Scottish Celebrations for Burns Night and St Andrew’s Night

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Around the world, people take the opportunity to celebrate Scottish music and culture in these events as well as enjoy traditional Scottish food.

St Andrew's Night

St. Andrew is the patron saint of Scotland, and St Andrew's Day is celebrated on the 30th November. He is also the patron saint of Russia and Greece.

St Andrew's Day on the 30th of November has become an important date in the Scottish calendar and is celebrated not just in Scotland, but all around the world by groups of ex-patriots and other Scottish Societies.

There have been debates for a long time as to whether St Andrew's Day should be a public holiday in Scotland, but this has never yet come to fruition.

For many of the overseas Scottish organisations, St Andrew's Night is a great chance to revel in their Scottish heritage and put on their kilts for a good ceilidh. Dances and Balls are held in all major cities around the globe, and they bring out Ceilidh Bands from Scotland to play at the events.

The Meal

The meal will usually include popular favourites such as Stovies, Haggis, Cullen Skink, Clootie Dumpling and Crannachan.

Many of these societies are long established with The St. Andrew's Society in Boston, in the USA, being set up in 1657. Branches of the Royal Scottish Country Dance Society also host their own events for St. Andrew's night.

Burns Night

The other major date in the calendar for these societies is Burn's Night. This is celebrated on the 25th of January, which was his birthday. Robert Burns is probably the most famous Scottish bard and is regarded as the national poet of Scotland. He collected folk songs from across Scotland as well as writing many of his own songs and sonnets. Some of his most famous poems are Tam O' Shanter, Ae Fond Kiss, To a Mouse, and A Man's a Man for A' That.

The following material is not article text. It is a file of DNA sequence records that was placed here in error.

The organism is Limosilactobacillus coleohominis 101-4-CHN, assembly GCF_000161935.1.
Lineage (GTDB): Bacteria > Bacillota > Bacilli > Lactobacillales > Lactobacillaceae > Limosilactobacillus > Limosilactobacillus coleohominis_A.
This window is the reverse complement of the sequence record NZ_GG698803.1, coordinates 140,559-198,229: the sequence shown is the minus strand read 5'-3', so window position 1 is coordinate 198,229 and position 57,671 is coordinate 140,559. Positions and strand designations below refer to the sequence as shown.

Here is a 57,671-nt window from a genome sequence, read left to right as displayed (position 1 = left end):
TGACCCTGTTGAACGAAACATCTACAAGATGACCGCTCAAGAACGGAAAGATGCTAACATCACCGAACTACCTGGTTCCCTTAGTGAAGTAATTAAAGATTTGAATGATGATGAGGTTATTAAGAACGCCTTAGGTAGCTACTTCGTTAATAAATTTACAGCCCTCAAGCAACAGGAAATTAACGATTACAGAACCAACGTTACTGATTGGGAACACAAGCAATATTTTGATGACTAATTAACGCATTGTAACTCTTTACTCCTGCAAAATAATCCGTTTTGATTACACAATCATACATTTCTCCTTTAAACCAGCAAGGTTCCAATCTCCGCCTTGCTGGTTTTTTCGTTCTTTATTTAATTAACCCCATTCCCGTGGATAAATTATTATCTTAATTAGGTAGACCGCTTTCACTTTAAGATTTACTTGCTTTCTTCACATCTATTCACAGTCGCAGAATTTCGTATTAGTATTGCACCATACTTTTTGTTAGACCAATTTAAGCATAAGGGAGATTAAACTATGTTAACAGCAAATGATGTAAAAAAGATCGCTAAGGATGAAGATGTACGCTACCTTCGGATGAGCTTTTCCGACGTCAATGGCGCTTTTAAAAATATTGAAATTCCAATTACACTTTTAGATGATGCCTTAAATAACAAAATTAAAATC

Music, entertainment and Scottish Ceilidh Dancing

Almost every Burns night will contain a rendition of Tam O' Shanter as well as a Toast to the Lasses and a Toast to the Laddies. At the start of the meal, the Haggis is piped in and Burn's famous "Address to a Haggis" is performed. An overview of the bard's life and work is also given and this is called the Immortal Memory"

The meal will often then be followed by Scottish Ceilidh Dancing with traditional Scottish ceilidh music and some of the songs written by Robert Burns may be sung. Ceilidh Bands can certainly play a major part in setting the scene at these events.

Both Burns Night and St Andrew's Night are regular events in the calendar of many a Scottish ex-pat and they take the opportunity to celebrate their Scottish roots and heritage as well as being popular with local people abroad.

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Author: Michael Hanna About Michael Michael is a keen writer, and internet marketer living in Scotland: Contact details: E-mail: Phone: 0131 561 2251
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